Monday, March 21, 2016

Cowgirl Novels - Don't Laugh! - I Promise They're Epic

Ok, laugh. But then read them!

I've been in a cowgirl novel phase for a bit. Two years might be considered a bit, right? I've read oodles of them and plenty are total rubbish and a waste of your time. On the bright side, I feel terribly confident in recommending these, not-rubbish cowgirl novels. In absolute fact, due to the strong female leads, these books are all inspirational, and relatable, as well as very exciting adventure stories. Who doesn't love adventure? Who wouldn't want to jump into this google-discovered cowgirl painting blatantly stolen from the internet and pasted to the right of this paragraph? Look at that sky!
Therefore, at the risk of most people judging my taste (don't!), I give these three books five stars, each!
 

Under A Painted Sky by Stacey Lee


The story of Samantha, a Chinese girl in 1849's Missouri, who meets hard times (understatement), and must flee for her life. With the help of Annamae, a runaway slave, they disguise themselves as cowboys and set off down the Oregon Trail, making all kinds of friends and enemies along the way. While reading you will laugh aloud, feel incredibly sorry for them, want to live and die with them, and love them. Just remember to sleep. I read this book all day and all night, absolutely devouring it, and was subsequently devastated when it concluded. 
 
Quote: “I don’t understand the constant need to prove one’s manhood, as if it is always on the verge of slipping away. We never need to prove our womanhood.”  







Petticoat Ranch by Mary Connealy 


Sophie Edwards has four children and no husband, in the 1800's Texas. She is strong but female and her children are smart but little girls. Some challenges, some rough spots requiring ingenuity, and plenty of laughs later, the ending is triumphant. It's a light hearted fun filled adventure story of girl-takes-charge-messes-it-up-and-needs-a-man-and-then-gets-one-but-woah-does-her-dead-husband-have-a-twin-this-guy-looks-awfully-familiar-we-better-get-married-good-thing-we-discreetly-fell-in-love-already. In short, I loved it, inhaled it and then read everything else written by this author (no exaggeration).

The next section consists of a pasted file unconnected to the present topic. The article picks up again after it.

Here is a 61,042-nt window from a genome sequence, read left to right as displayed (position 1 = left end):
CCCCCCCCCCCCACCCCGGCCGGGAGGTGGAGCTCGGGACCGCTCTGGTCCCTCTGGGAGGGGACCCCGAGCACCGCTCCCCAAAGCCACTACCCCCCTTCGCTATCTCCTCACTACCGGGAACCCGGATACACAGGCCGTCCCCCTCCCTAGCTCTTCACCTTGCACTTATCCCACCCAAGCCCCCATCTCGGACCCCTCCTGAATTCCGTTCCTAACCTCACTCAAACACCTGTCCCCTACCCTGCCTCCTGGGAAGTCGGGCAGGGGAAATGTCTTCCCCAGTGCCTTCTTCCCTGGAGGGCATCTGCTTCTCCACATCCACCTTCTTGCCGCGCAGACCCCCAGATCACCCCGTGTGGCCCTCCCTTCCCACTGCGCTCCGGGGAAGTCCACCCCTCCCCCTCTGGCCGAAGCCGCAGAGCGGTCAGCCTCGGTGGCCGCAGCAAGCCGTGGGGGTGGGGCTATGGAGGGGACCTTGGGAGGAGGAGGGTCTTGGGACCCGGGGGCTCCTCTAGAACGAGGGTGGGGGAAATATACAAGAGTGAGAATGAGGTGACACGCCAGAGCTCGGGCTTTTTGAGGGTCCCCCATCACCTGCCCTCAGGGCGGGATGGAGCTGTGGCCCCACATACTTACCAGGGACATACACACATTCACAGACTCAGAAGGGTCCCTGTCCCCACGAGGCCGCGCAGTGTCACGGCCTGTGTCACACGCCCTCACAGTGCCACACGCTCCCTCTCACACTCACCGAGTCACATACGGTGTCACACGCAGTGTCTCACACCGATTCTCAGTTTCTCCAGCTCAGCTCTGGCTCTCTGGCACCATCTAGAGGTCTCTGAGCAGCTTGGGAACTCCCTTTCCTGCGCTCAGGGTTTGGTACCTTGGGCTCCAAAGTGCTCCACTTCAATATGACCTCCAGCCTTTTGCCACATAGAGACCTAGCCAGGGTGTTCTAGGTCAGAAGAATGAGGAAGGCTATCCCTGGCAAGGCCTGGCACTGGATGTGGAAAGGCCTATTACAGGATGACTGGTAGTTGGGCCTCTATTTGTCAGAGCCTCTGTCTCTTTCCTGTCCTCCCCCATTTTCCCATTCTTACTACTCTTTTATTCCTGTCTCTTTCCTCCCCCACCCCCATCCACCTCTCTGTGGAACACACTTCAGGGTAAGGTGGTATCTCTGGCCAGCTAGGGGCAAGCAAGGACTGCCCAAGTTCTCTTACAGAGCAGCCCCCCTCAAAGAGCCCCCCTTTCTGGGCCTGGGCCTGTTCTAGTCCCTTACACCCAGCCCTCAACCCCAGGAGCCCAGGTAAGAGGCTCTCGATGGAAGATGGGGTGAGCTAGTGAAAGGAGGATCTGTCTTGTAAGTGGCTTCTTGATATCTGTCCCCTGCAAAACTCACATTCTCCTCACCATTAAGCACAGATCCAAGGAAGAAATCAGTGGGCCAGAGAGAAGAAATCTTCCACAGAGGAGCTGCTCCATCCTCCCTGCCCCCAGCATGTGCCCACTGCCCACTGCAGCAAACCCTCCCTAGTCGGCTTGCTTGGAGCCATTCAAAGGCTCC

Disclaimer: there are one too many King James references to be entirely universally appealing, but it's oh so clean, doesn't that make up for it?

Quote: “I don't reckon men are supposed to think," Sally said philosophically, as the pile of hemp rope grew at her feet. "That's why God gave 'em big muscles.”



My Antonia by Willa Cather



Antonia - can she be called a cowgirl? Well, she lived in the prairie, ran a farm, cared for her family through near starvation, loss of her father, and, oh yea, taught herself English. Strong female lead found here, lets call her a cowgirl, the free spirited, intensely hard working, utterly inspirational kind. Also the story about the Russian wolves, wow. Not to be overlooked or under mentioned are the depictions of Nebraska prairie; oh, Willa, your writing is why I checked Frontier flight prices to Omaha earlier today. (Not quite cheap enough, but there is a good deal going on right now!)

Quote: “That is happiness; to be dissolved into something complete and great. When it comes to one, it comes as naturally as sleep.”

2 comments:

  1. As always, I love your descriptions and your word artistry as you paint with words. I love your enthusiastic descriptions, it really sells the books!

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    1. Thanks Deanna! Maybe one day I could get you to guest post on my blog and share some of your bookish enthusiasm! 😉

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